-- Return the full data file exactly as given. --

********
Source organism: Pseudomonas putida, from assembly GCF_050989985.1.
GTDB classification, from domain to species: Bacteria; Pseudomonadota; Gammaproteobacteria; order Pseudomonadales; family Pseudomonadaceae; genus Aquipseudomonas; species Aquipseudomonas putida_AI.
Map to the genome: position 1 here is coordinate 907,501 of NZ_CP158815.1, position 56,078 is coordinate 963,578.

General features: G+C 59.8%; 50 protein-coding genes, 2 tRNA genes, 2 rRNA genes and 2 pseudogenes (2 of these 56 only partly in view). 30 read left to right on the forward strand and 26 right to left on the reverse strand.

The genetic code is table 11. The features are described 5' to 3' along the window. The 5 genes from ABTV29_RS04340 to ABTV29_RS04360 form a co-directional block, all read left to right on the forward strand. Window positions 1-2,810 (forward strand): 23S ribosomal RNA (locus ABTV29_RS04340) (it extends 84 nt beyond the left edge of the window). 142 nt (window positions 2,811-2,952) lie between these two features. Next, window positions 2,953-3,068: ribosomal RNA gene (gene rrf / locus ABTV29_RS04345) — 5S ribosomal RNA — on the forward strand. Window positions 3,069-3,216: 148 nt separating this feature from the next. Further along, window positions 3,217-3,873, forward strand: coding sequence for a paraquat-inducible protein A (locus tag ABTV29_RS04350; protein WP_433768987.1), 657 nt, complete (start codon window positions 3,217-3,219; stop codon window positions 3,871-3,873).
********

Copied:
Source organism: Pseudomonas putida, from assembly GCF_050989985.1.
GTDB classification, from domain to species: Bacteria; Pseudomonadota; Gammaproteobacteria; order Pseudomonadales; family Pseudomonadaceae; genus Aquipseudomonas; species Aquipseudomonas putida_AI.
Map to the genome: position 1 here is coordinate 907,501 of NZ_CP158815.1, position 56,078 is coordinate 963,578.

General features: G+C 59.8%; 50 protein-coding genes, 2 tRNA genes, 2 rRNA genes and 2 pseudogenes (2 of these 56 only partly in view). 30 read left to right on the forward strand and 26 right to left on the reverse strand.

The genetic code is table 11. The features are described 5' to 3' along the window. The 5 genes from ABTV29_RS04340 to ABTV29_RS04360 form a co-directional block, all read left to right on the forward strand. Window positions 1-2,810 (forward strand): 23S ribosomal RNA (locus ABTV29_RS04340) (it extends 84 nt beyond the left edge of the window). 142 nt (window positions 2,811-2,952) lie between these two features. Next, window positions 2,953-3,068: ribosomal RNA gene (gene rrf / locus ABTV29_RS04345) — 5S ribosomal RNA — on the forward strand. Window positions 3,069-3,216: 148 nt separating this feature from the next. Further along, window positions 3,217-3,873, forward strand: coding sequence for a paraquat-inducible protein A (locus tag ABTV29_RS04350; protein WP_433768987.1), 657 nt, complete (start codon window positions 3,217-3,219; stop codon window positions 3,871-3,873).